Australia’s Regional Express (Rex) narrowed its operating loss to A$18.4 million ($13.5 million) from A$27.4 million a year earlier, but warns of tough times ahead given the impact of a major coronavirus outbreak in Australia.
The carrier saw passenger revenue decline 41.3% year on year to A$125.2 million in the first half of its 2021 financial year to 30 June, according to its results statement.
Net losses also narrowed to A$4.9 million, from a net loss of $19.4 million a year earlier. The carrier also reduced non-fuel expense by 20.9% to A$250 million.
As of 30 June 2021, the airline had cash and bank balances of A$30 million, compared with $11.2 million a year earlier.
“The airline industry has never been as badly ravaged in its entire history as today with a staggering drop of 56% in passenger numbers globally,” says Rex chairman Lim Kim Hai.
“To understand the magnitude of the devastation, the drop in global passenger numbers was 16% during the Global Financial Crisis. Rex’s passenger numbers fell by 29% in the past fiscal year.”
He adds that the first half of 2022 will see continued lockdowns and border closures, and that the airline’s outlook for 2022 is highly uncertain.”
The airline’s 2021 financial year was significant for the regional carrier, in that it launched operations with Boeing 737-800s on major Australian domestic routes, having taken its sixth example of the narrowbody type on 21 April.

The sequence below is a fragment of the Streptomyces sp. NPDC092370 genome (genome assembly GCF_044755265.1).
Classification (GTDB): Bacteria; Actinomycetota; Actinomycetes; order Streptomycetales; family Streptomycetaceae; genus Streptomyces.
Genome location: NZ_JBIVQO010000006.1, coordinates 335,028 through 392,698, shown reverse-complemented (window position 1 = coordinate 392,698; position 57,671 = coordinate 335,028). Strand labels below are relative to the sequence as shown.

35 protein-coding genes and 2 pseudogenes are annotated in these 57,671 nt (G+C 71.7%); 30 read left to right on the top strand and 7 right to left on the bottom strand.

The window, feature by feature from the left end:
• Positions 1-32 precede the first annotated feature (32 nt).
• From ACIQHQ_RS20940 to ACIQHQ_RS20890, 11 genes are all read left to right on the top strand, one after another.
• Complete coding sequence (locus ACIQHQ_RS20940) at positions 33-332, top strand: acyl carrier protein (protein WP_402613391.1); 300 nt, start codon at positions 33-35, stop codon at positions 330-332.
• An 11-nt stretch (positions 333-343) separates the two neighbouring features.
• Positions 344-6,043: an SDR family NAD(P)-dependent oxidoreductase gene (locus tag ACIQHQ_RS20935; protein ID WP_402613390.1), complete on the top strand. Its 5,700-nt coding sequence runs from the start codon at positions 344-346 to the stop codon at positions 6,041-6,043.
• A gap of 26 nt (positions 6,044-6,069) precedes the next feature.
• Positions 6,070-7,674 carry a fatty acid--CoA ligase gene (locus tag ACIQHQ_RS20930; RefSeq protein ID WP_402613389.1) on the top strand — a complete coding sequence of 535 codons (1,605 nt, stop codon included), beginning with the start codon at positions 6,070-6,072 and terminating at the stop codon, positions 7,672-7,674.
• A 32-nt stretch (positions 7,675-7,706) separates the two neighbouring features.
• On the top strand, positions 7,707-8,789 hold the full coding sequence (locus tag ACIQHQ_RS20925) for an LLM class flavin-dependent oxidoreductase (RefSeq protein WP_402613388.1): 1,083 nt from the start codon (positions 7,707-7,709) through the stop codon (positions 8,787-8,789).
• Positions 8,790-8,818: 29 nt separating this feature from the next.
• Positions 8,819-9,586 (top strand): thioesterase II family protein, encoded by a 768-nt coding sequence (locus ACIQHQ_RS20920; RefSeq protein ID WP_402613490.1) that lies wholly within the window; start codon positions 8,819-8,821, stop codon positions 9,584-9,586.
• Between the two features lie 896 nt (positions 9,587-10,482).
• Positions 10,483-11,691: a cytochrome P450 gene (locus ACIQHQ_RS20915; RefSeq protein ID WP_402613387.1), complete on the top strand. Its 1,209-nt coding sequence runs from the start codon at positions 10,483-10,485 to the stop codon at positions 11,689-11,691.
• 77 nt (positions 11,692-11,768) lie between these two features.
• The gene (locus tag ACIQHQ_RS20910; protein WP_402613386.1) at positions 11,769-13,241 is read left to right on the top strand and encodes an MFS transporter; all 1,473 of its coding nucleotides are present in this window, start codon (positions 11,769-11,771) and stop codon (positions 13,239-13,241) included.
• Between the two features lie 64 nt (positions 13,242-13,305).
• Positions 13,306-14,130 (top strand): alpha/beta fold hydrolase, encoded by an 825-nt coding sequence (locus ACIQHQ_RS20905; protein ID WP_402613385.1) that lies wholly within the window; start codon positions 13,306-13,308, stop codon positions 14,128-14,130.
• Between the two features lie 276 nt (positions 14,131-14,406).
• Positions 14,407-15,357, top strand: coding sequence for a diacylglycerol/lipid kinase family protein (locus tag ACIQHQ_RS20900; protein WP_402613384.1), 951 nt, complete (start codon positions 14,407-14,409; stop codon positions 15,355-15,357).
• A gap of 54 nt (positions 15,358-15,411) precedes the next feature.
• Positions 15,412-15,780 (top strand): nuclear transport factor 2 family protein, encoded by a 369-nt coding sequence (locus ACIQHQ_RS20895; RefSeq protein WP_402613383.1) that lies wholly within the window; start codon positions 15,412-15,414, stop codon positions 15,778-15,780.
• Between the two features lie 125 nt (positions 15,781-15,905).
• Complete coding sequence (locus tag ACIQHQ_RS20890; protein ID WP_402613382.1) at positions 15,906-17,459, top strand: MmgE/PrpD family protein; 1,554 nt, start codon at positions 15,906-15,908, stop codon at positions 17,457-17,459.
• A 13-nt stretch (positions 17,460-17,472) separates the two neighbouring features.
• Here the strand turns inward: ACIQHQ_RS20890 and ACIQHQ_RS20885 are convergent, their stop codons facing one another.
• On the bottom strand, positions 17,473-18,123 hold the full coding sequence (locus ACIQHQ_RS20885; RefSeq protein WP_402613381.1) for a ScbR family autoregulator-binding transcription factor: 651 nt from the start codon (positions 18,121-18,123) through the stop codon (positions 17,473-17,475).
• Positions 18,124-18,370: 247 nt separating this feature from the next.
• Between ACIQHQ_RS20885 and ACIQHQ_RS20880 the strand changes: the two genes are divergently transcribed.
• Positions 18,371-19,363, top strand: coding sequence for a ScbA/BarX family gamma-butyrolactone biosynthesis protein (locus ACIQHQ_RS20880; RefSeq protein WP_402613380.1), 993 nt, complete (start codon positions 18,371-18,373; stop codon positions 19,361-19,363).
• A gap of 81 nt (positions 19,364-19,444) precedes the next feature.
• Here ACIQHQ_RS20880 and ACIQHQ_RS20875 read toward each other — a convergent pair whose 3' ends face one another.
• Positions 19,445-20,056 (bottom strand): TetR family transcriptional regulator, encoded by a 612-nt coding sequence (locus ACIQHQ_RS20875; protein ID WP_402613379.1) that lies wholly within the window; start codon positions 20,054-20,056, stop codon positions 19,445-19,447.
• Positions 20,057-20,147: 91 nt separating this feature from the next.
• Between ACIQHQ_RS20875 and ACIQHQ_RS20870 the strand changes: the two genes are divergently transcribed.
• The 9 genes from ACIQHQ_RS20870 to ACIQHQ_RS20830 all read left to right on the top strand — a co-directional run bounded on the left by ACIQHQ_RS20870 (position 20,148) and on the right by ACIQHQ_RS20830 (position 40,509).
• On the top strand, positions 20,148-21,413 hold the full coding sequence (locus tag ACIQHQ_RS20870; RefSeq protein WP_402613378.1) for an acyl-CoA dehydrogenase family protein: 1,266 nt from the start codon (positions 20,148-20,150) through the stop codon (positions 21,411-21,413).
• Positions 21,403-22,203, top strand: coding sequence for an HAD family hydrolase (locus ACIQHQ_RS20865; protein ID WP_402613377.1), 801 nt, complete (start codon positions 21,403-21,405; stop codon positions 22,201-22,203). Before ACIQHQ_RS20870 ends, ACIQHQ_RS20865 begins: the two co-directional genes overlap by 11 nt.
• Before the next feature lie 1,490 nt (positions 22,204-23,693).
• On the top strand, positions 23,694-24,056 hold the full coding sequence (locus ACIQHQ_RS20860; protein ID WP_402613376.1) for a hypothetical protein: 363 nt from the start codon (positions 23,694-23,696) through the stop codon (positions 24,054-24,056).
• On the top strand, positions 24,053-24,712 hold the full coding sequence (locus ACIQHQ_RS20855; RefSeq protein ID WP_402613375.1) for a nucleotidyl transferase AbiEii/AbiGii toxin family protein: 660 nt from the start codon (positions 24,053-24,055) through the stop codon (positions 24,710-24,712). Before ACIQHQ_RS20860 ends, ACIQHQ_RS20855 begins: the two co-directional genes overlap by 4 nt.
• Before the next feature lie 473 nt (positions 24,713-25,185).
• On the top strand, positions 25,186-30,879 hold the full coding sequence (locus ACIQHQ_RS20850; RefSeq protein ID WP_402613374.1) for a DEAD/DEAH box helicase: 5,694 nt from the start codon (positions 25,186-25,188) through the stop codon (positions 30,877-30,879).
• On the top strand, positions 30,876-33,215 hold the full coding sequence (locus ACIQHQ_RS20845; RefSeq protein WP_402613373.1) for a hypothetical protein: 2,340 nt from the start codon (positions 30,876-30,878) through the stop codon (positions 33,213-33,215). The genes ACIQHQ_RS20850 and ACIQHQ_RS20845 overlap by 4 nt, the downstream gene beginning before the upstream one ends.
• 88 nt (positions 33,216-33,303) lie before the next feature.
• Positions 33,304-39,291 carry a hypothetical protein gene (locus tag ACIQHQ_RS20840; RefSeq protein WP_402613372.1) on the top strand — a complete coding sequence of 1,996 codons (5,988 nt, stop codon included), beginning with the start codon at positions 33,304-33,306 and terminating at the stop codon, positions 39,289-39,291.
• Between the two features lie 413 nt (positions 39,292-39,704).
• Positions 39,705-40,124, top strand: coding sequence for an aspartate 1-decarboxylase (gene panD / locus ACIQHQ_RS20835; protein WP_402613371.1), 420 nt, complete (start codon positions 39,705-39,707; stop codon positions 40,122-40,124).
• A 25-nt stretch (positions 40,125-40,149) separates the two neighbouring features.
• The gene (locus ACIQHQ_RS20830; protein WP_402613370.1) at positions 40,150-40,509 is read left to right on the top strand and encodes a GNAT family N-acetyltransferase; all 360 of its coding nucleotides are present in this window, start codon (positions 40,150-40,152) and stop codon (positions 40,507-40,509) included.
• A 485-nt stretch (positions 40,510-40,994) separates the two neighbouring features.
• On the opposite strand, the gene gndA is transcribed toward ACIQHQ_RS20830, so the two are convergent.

“On behalf of the entire passenger airline industry in Australia, I wish to put on record our vote of gratitude to the federal government, without which all passenger airlines in Australia would certainly have entered administration,” says Lim.
“Its continued support whenever new [crises] hit the industry will ensure that all the airlines would have their infrastructure intact to be ready for the recovery when it comes.”
Shortly following its results release, Rex announced that it will continue the suspension of its domestic routes and reduce regional routes until 10 October. This also includes the stand-down of staff.
It notes that the New South Wales (NSW) government has announced that Greater Sydney will be locked down until the end of September, and that regional NSW is locked down until 10 September. It also anticipates more restrictions in and lockdowns in Australia’s Victoria state.